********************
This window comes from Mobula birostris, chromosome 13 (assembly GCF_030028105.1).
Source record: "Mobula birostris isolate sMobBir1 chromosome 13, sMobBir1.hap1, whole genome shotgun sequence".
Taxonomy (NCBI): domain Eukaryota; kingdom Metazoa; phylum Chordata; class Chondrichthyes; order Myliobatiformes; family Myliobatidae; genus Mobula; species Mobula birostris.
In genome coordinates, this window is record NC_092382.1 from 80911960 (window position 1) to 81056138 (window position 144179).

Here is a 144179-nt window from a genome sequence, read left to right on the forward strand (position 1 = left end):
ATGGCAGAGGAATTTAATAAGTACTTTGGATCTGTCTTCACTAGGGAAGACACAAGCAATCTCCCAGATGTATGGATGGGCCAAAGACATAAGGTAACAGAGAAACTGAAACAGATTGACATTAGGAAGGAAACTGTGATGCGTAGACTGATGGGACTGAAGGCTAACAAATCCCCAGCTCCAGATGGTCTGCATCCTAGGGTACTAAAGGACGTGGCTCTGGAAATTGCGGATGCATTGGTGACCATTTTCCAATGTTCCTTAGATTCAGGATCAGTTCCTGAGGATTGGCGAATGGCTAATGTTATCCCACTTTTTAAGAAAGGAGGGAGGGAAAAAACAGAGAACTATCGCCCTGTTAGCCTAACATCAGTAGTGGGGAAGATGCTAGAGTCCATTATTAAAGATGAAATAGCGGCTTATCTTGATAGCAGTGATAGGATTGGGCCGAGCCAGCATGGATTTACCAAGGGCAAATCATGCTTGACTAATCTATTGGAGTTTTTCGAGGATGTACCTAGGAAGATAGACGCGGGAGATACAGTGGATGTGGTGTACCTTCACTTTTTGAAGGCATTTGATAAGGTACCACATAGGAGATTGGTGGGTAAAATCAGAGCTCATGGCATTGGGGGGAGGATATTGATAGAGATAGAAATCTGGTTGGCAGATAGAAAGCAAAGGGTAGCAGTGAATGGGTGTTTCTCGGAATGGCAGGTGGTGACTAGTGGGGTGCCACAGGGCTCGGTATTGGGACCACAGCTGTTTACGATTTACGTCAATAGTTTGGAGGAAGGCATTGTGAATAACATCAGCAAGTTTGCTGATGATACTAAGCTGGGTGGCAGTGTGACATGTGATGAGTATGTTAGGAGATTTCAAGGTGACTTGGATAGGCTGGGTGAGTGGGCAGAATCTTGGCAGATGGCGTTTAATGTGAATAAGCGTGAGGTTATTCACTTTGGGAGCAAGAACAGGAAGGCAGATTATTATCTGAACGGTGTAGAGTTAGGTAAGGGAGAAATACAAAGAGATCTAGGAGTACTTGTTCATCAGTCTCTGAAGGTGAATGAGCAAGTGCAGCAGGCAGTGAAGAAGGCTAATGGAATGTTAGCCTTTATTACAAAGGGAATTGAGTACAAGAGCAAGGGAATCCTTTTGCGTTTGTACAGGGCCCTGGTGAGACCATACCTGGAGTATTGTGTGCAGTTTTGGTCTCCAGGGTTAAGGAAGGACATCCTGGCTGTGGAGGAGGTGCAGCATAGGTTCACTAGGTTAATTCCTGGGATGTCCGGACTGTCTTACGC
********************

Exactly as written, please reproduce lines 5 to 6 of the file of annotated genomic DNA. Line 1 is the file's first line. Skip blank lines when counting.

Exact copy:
Here is a 144179-nt window from a genome sequence, read left to right on the forward strand (position 1 = left end):
ATGGCAGAGGAATTTAATAAGTACTTTGGATCTGTCTTCACTAGGGAAGACACAAGCAATCTCCCAGATGTATGGATGGGCCAAAGACATAAGGTAACAGAGAAACTGAAACAGATTGACATTAGGAAGGAAACTGTGATGCGTAGACTGATGGGACTGAAGGCTAACAAATCCCCAGCTCCAGATGGTCTGCATCCTAGGGTACTAAAGGACGTGGCTCTGGAAATTGCGGATGCATTGGTGACCATTTTCCAATGTTCCTTAGATTCAGGATCAGTTCCTGAGGATTGGCGAATGGCTAATGTTATCCCACTTTTTAAGAAAGGAGGGAGGGAAAAAACAGAGAACTATCGCCCTGTTAGCCTAACATCAGTAGTGGGGAAGATGCTAGAGTCCATTATTAAAGATGAAATAGCGGCTTATCTTGATAGCAGTGATAGGATTGGGCCGAGCCAGCATGGATTTACCAAGGGCAAATCATGCTTGACTAATCTATTGGAGTTTTTCGAGGATGTACCTAGGAAGATAGACGCGGGAGATACAGTGGATGTGGTGTACCTTCACTTTTTGAAGGCATTTGATAAGGTACCACATAGGAGATTGGTGGGTAAAATCAGAGCTCATGGCATTGGGGGGAGGATATTGATAGAGATAGAAATCTGGTTGGCAGATAGAAAGCAAAGGGTAGCAGTGAATGGGTGTTTCTCGGAATGGCAGGTGGTGACTAGTGGGGTGCCACAGGGCTCGGTATTGGGACCACAGCTGTTTACGATTTACGTCAATAGTTTGGAGGAAGGCATTGTGAATAACATCAGCAAGTTTGCTGATGATACTAAGCTGGGTGGCAGTGTGACATGTGATGAGTATGTTAGGAGATTTCAAGGTGACTTGGATAGGCTGGGTGAGTGGGCAGAATCTTGGCAGATGGCGTTTAATGTGAATAAGCGTGAGGTTATTCACTTTGGGAGCAAGAACAGGAAGGCAGATTATTATCTGAACGGTGTAGAGTTAGGTAAGGGAGAAATACAAAGAGATCTAGGAGTACTTGTTCATCAGTCTCTGAAGGTGAATGAGCAAGTGCAGCAGGCAGTGAAGAAGGCTAATGGAATGTTAGCCTTTATTACAAAGGGAATTGAGTACAAGAGCAAGGGAATCCTTTTGCGTTTGTACAGGGCCCTGGTGAGACCATACCTGGAGTATTGTGTGCAGTTTTGGTCTCCAGGGTTAAGGAAGGACATCCTGGCTGTGGAGGAGGTGCAGCATAGGTTCACTAGGTTAATTCCTGGGATGTCCGGACTGTCTTACGC